       Completed but not Documented.

       Completed and Documented.

 

Allow for authorizations for future research, with notice, to individuals.        Not completed.

       Completed but not Documented.

       Completed and Documented.

II.                  DEFENSIVE ACTIONS.

Assessment of Security Risks

Assess and document risks to PHI relative to regulatory obligations, and develop and implement mitigation strategies for achieving compliance.

Perform a HIPAA security compliance assessment.

A HIPAA security compliance assessment evaluates a CE’s regulatory obligations; existing administrative, technical and physical safeguards; and gaps along with recommendations for ensuring regulatory compliance and best practices.

       Not completed.

       Completed but not Documented.

       Completed and Documented.

Conduct a security risk analysis.

A risk analysis is a prospective and in-depth analysis of the risks to a covered entity’s information assets involving electronic PHI and recommendations to meet the requirements of the HIPAA Security Rule — including updated requirements in the Final Rule.  This is also a requirement for meaningful-use attestation by covered entities.

       Not completed.

       Completed but not Documented.

       Completed and Documented.

Mitigation and Action

Take proper steps to mitigate the likelihood and impact of a data breach based on the assessment of your organization’s security risks.

Develop risk mitigation scope.

Review and prioritize the risks revealed by your risk analysis based on their business impact and likelihood of occurrence.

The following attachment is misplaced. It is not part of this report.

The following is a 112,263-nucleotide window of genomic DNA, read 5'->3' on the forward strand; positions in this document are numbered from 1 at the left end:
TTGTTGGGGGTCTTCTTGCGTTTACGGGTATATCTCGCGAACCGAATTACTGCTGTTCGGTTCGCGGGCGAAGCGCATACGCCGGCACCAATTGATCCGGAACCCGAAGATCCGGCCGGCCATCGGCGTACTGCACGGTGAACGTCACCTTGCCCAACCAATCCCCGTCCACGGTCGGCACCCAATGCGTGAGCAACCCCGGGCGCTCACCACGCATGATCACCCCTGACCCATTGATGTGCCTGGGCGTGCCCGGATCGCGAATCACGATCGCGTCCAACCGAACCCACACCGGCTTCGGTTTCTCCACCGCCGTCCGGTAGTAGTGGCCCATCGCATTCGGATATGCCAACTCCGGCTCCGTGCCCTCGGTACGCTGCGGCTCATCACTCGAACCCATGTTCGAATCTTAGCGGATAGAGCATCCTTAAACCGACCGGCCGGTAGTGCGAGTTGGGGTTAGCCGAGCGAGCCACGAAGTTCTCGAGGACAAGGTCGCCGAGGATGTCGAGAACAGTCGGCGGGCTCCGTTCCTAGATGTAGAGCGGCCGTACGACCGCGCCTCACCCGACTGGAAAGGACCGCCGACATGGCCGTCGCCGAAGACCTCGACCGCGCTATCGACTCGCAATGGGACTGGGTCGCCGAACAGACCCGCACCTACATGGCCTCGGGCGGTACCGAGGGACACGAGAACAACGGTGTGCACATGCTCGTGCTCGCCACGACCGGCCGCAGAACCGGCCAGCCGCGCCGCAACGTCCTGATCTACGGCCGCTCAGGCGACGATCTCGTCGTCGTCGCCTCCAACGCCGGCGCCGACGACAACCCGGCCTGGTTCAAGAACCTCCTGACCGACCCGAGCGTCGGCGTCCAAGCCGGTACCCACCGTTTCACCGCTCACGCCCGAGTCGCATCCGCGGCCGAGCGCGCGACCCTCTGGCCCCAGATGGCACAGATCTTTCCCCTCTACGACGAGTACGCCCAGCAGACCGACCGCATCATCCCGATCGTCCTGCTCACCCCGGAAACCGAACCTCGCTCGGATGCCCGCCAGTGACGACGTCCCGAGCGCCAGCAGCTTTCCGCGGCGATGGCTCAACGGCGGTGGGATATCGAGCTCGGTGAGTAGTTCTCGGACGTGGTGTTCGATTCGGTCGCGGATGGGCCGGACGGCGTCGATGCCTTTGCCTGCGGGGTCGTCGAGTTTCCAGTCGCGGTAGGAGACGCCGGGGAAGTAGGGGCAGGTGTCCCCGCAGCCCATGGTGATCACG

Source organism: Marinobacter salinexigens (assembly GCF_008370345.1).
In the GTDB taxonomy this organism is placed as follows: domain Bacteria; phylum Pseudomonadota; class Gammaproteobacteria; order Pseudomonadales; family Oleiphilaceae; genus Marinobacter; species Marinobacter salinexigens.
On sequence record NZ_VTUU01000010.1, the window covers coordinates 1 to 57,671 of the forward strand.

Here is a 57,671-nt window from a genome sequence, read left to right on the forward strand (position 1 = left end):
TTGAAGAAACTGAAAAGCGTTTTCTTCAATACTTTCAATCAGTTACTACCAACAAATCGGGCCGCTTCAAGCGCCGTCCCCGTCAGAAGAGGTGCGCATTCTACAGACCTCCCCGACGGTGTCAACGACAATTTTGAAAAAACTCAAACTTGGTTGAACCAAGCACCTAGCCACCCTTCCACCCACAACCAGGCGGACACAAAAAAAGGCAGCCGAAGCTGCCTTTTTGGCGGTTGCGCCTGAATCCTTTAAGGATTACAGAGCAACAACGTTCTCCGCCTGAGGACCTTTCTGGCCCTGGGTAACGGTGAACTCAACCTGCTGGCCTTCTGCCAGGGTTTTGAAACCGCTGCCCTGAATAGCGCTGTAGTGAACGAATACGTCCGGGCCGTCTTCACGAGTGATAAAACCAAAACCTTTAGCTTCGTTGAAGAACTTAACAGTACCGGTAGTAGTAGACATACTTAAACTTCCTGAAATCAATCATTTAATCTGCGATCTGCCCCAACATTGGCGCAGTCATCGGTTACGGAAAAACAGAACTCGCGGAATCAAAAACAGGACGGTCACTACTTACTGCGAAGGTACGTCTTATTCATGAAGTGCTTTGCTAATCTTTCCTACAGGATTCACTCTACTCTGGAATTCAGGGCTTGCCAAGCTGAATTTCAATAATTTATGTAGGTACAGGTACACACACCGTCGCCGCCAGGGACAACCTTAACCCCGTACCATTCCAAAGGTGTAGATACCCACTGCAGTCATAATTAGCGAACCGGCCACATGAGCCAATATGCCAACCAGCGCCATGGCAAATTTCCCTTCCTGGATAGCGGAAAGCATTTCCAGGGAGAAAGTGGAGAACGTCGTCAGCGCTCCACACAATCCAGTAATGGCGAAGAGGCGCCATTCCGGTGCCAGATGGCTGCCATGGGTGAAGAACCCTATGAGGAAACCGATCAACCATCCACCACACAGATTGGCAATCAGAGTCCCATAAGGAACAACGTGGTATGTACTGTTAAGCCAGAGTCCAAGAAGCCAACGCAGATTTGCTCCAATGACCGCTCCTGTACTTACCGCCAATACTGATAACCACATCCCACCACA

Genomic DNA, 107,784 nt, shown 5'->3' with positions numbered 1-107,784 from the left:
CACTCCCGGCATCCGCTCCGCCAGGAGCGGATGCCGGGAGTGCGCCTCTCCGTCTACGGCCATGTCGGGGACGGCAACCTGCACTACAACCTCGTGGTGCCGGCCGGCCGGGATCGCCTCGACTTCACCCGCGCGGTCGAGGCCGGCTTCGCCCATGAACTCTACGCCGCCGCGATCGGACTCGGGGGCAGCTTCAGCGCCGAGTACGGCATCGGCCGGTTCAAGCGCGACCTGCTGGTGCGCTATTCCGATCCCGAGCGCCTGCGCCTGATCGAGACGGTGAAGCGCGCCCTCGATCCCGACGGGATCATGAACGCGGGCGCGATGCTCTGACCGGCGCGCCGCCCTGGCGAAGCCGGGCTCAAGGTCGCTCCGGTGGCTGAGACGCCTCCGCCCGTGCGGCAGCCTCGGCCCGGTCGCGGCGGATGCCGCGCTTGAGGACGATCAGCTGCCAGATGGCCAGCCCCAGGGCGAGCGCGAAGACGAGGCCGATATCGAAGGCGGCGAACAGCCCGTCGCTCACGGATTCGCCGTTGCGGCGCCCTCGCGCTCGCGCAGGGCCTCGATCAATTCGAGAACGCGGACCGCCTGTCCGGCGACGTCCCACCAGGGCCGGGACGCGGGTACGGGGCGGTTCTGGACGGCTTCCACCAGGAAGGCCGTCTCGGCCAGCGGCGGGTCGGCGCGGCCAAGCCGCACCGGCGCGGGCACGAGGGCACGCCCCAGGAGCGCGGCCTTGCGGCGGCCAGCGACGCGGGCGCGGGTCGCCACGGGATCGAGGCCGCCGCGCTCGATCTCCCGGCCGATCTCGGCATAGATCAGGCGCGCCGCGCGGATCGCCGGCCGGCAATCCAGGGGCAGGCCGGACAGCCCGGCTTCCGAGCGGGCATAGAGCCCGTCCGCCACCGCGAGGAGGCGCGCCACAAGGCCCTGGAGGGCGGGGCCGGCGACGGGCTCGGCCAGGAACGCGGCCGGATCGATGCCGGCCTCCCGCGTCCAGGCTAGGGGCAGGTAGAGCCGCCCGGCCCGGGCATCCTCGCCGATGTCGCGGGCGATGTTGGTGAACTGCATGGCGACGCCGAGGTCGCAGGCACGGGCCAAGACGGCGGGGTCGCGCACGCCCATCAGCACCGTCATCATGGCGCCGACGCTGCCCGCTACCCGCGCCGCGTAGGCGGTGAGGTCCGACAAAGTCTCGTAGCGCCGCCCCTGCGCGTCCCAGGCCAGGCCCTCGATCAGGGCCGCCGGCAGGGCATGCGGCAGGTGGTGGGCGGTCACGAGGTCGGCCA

       Not completed.

       Completed but not Documented.

       Completed and Documented.

 

Create a mitigation plan.

Develop a risk mitigation plan including prospective schedules for addressing security vulnerabilities and required budgets and resources.

       Not completed.

       Completed but not Documented.

       Completed and Documented.

 

Update relevant security policies and procedures.

Revisit and update security policies and procedures for these high-risk items.

       Not completed.

       Completed but not Documented.

       Completed and Documented.

 

Evaluate and implement security technologies.

Based on the risk analysis, implement or update safeguards and technologies to protect PHI.  Pay special attention to encrypting PHI in all modes — in motion, at rest, etc. according to NIST specifications.  Doing so provides a safe harbor from data breach notification requirements in many cases.

       Not completed.

       Completed but not Documented.

       Completed and Documented.

III.                Breach Notification Rule